In the United States, organic alcohol has to comply with both the USDA organic regulations and the Alcohol and Tobacco Tax and Trade Bureau (TTB) rules. On US wine, you’ll see one of the following:
- Organic: all ingredients used (grapes, yeast, etc.) must be organic, and no added sulphites are allowed
- Made with Organic Grapes: This has to be made with organic grapes, but other ingredients might not be, and sulphites are allowed up to 100ppm
What Does Biodynamic Mean:
Biodynamic wine will take it one step further and follow the practices of biodynamic farming, which views the entire farm as a symbiotic organism where the soil, plants and animals work in harmony and must be treated as a self-contained, single system.
Each province or territory may have additional certifications or labels in addition to the Canada Organic requirements for wine and spirits.
It’s possible that some wineries or distilleries follow organic practices but aren’t certified organic due to cost and paperwork, and this is where asking questions of your farmers comes into play.
Are There Health Benefits TO Drinking Alcohol
The alcohol-health question is a popular one and the research results vary. People love the studies that tout the benefits of wine. These make headline news and are shared and referenced with glee. The old Yay! I can keep drinking my wine and it’s good for me rhetoric.
There are studies that link moderate alcohol consumption to longevity and that it may reduce your risk of certain cardiovascular diseases, while other studies show it can boost your risk of fatty liver disease, cancer and obesity. For many acute and chronic diseases, the term ‘moderation’ comes up a lot with alcohol consumption in the studies, where a little bit of alcohol may be healthful while a lot of it will be inevitably detrimental. However, a recent meta-analysis of hundreds of studies about alcohol and health concluded that no amount of alcohol is safe or healthy.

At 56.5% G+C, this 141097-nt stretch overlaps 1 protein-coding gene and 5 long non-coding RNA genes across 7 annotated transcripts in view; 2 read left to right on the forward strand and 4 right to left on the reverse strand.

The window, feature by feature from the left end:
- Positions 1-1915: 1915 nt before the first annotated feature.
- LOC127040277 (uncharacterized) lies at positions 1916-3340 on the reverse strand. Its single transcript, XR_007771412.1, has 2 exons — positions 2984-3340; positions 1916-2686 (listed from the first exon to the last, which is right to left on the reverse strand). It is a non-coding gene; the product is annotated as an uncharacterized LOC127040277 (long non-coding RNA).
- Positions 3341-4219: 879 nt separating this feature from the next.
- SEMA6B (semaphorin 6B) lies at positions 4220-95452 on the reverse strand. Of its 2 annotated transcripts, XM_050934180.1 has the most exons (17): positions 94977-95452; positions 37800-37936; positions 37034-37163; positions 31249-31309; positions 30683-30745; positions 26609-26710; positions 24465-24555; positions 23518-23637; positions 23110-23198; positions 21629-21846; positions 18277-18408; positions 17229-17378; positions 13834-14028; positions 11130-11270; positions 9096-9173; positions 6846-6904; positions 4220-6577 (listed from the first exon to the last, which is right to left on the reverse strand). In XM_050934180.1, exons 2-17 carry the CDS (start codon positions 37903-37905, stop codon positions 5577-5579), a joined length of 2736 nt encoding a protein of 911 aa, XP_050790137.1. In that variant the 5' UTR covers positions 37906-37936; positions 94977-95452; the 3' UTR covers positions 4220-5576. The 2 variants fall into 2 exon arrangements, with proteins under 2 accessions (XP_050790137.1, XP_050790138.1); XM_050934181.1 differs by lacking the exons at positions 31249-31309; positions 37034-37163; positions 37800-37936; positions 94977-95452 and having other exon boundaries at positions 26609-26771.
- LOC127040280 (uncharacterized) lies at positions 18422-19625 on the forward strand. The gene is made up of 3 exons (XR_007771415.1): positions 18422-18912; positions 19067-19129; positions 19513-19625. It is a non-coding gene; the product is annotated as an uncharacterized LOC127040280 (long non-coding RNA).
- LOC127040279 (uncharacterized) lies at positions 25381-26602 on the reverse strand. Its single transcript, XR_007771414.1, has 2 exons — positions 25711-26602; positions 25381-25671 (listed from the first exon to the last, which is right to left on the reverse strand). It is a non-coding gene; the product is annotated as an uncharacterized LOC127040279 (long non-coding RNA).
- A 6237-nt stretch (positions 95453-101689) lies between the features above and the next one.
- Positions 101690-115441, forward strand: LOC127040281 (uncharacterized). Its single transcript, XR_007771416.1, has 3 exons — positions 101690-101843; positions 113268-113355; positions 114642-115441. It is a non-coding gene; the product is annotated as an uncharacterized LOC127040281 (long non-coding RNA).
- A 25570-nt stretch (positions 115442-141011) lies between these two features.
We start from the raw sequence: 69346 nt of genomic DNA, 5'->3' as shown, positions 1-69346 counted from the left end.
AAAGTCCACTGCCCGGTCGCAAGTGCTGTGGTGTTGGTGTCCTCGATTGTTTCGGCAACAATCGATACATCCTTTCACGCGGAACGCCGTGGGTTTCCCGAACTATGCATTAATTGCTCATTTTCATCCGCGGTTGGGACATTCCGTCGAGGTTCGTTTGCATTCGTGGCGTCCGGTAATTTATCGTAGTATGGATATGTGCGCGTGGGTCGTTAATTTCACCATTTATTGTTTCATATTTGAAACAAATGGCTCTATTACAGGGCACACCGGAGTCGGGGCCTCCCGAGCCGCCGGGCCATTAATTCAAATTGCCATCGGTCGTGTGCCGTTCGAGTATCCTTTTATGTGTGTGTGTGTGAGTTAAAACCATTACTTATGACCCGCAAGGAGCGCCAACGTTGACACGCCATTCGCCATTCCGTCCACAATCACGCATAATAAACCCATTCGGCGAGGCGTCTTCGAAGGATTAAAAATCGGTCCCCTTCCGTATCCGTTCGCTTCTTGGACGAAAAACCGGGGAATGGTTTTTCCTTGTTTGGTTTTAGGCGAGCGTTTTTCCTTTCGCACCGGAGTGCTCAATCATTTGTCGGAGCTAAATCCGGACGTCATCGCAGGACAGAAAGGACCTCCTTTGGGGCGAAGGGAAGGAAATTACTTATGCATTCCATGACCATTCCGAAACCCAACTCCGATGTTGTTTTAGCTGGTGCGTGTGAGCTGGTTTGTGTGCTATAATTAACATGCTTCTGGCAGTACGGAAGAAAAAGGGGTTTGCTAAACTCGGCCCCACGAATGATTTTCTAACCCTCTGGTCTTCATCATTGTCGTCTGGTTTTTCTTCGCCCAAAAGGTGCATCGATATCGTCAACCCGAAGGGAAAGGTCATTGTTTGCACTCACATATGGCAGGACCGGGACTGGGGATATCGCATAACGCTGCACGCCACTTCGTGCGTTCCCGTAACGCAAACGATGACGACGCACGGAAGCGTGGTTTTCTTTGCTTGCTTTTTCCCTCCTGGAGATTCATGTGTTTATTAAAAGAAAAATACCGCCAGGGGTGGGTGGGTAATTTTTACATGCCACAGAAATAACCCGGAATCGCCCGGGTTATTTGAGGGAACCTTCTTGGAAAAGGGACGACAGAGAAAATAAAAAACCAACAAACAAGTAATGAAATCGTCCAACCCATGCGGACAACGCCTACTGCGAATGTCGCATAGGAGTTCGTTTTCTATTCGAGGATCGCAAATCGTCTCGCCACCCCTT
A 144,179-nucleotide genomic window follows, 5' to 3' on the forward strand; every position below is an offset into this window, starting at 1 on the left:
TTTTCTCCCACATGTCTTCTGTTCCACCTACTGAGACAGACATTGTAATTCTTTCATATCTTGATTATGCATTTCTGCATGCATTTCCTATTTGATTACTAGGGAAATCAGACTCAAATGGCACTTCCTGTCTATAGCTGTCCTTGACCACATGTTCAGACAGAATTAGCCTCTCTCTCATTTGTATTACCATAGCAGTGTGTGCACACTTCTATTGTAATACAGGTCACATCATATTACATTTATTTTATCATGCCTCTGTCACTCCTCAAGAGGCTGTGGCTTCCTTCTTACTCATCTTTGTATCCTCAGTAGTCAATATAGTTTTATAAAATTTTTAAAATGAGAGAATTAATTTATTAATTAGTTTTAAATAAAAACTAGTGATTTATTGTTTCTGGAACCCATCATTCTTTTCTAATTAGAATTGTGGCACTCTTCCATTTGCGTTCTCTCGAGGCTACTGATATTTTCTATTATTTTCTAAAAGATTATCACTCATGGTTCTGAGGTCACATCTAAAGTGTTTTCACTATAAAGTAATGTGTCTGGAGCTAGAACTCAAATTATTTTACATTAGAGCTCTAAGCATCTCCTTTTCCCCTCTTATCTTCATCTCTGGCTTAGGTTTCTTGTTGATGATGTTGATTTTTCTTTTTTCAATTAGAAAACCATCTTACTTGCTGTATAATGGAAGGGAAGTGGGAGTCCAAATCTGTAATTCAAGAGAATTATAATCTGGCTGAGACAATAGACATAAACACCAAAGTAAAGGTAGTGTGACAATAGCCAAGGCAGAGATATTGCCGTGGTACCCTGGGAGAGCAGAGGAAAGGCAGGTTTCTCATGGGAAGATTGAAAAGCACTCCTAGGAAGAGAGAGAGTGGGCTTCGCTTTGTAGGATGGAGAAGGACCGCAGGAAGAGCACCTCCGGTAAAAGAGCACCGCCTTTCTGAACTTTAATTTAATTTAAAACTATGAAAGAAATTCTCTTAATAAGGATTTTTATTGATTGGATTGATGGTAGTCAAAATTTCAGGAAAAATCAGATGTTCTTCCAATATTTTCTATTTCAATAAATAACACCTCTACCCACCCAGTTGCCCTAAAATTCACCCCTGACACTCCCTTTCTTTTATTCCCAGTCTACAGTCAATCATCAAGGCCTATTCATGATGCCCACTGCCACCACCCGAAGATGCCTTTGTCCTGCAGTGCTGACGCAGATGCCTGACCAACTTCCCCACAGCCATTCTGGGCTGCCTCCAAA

I don’t like the attitude of ‘everything in moderation’. This isn’t a paradigm that actually works for most of us, but instead gives us the permission to ignore our knowledge and consume the things we know – or have been proven to – detract from our health.
One Important Question: Do We Need It?
The real question we need to be asking ourselves is why we are drinking alcohol and what purpose it serves in our lives. It is a common refrain around the holiday season that it’s the booze that gets people through the family time, or that you don’t want to be the one not drinking at the dinner party or bar. But why not? If we really need to drink to have a good time, or wind down, or get through, whatever we need to get through, it’s our life that may need some examining.
Are we drinking it out of joy and celebration, or are we sipping alcohol to mask our insecurities, numb our stress, release our inhibitions, escape our unhappiness, lull ourselves to sleep, or any other number of reasons? Is it a tool of avoidance? As with other substances such as sugar, CBD oil or coffee, the reasons why we use these things matters. If you can’t function without a cup of coffee first thing in the morning, it’s probably not a health food for you. The same thing goes for alcohol.
When I desire a glass of wine, it’s typically in the spirit of celebration and it’s rarely, if ever, more than one glass. Some may call me a “light weight” but the reality is that I’m a pretty big fan of the here and now, and prefer not to be taken away from it.
A Fun Way TO Spike That Drink
Most of what I drink on a daily basis is plain water, and depending on the season or my mood I add in beverages such as green juice, kombucha, coconut or water kefir, herbal tea, bone broth or veggie broth, elixirs and the like.
While I do enjoy a glass of biodynamic wine on rare and special occasions, the way I use alcohol the most is in tinctures! Organic alcohol, such as organic vodka, pulls all of the medicinal constituents from herbs, fruits and spices to make an incredibly potent tincture. You can learn all about how to make tinctures here.
These tinctures, like an elderberry infused vodka, or a ginger infused rum can serve a few purposes. It can have an actual medicinal benefit from the infusion, can add nice flavour to cooking, and can be a creative way to make your own flavoured spirits, if you do consume alcohol, and ensure the quality of the ingredients.
That being said, you can also just as easily, and just as healthfully not drink at all. As with many habits we break for better health, the question of the why come back to us. Just as we ask if we really need that coffee, that sugared treat, that gluten-containing pastry, or even that brand new pair of shoes, we can ask if our drink choices are enhancing our wellbeing and our overall happiness, or pulling us further from it. And it’s okay if your answer changes from time to time, as long as the question is approached with as much honesty as we can bring to the conversation.